117 Ewa’s Legendary Kapuśniak (sauerkraut soup).

Most of us have a place we especially remember and cherish the memory of. Kamienica on Dietla Street in Krakow is (for me) the place where magic happens.

I know what you’re thinking: sauerkraut soup?! (with a face expression to be described as, at least, surprised, if not disgusted). I get that. For someone who didn’t grow up in Poland, or any other country in Eastern or Central Europe, the idea of eating fermented cabbage, and (even worse) making a soup out of it, can be daunting.

but Europe is not the only place with a taste for fermented (stinky, yes) foods. far from it. take Korea, for instance. Korean favourite, omnipresent and ubiquitous, kimchi is a form of fermented cabbage: spicy, sour and stinky. if you don’t put your kimchi in an airtight container before placing it in the fridge, you can be sure that it will stink the fridge out. and yet – i love it. i could eat kimchi everyday and never grow bored of it.

sauerkraut is a bit more complicated matter, though. without any distinctive flavour (like kimchi, which is spicy), it’s rather an acquired taste, and for some it can be an adventure to eat it raw. it is sometimes, at least in Poland, eaten cold, with an addition of freshly chopped onion and grated carrot, as an accompaniment to dinner, but I think sauerkraut is much more popular and widely used as a part of a meal: a filling for pierogi, a base for bigos (Polish hunter’s stew), or a soup.

Kapuśniak is a rather interesting soup. sour, hearty and comforting, the sauerkraut version of this soup originated in Tatra mountains, and it’s called kwaśnica there. kwaśnica is a little bit different than kapuśniak though: it’s more sour, and meaty, and it doesn’t contain any vegetables apart from potatoes. if you’re ever in Zakopane or any other part of Tatra mountains, kwaśnica is a must try. put aside what your own culture has taught you about sauerkraut (stinky, rotten food, not edible, etc.) and try. fermented foods are amazingly rich in vitamins and other nutrients, and sauerkraut is especially rich in vitamin C. I remember my mum always feeding me and my siblings sauerkraut in the winter: you won’t get ill if you eat it, she’d say.  this is probably how I developed my everlasting love for all things fermented.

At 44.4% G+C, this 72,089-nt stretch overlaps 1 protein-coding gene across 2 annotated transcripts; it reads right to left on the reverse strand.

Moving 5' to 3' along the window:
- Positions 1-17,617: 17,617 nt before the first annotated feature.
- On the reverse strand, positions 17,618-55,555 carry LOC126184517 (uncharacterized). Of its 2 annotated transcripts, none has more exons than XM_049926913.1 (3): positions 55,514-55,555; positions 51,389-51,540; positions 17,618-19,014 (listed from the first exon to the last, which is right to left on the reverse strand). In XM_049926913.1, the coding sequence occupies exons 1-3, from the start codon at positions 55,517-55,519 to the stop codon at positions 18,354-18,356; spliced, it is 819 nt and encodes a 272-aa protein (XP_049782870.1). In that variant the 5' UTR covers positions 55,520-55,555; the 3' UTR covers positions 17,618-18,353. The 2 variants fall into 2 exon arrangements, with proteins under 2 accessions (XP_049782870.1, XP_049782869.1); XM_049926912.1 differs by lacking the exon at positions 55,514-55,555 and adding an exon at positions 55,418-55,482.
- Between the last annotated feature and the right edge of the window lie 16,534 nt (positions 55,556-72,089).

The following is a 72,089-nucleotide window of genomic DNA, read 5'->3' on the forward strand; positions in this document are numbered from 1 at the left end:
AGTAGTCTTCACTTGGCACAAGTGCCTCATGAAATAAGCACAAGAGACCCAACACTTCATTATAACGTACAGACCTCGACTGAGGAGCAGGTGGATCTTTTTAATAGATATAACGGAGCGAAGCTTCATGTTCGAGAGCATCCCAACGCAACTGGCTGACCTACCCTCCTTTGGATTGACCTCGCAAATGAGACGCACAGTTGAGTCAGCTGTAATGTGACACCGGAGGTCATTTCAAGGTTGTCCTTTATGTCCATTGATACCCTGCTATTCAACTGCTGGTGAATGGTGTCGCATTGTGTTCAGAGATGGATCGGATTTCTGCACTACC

as for this kapuśniak: it’s super special. it’s a soup with a story. a legend of a soup. Ewa, my friend and one of my favourite people on this planet, used to cook kapuśniak quite often when we both lived in Krakow, in the memorable old building on Dietla street, characterised by a significant state of decay.
the building, by most of us called simply kamienica, was our little haven, family-like setting, with the flats occupied by (mostly) students, and one lady, who we used to call ‘pani z pieskiem’ (lady with a dog). we all knew each other and used to leave all the doors unlocked, in case someone wanted to pop round for a coffee or a cheeky shot of vodka. i’m not gonna lie: we tended to over-indulge in alcohol back then from time to time, as the student life was stressful and hospitality job emotionally draining. plus, we were young, free and wanted to have fun.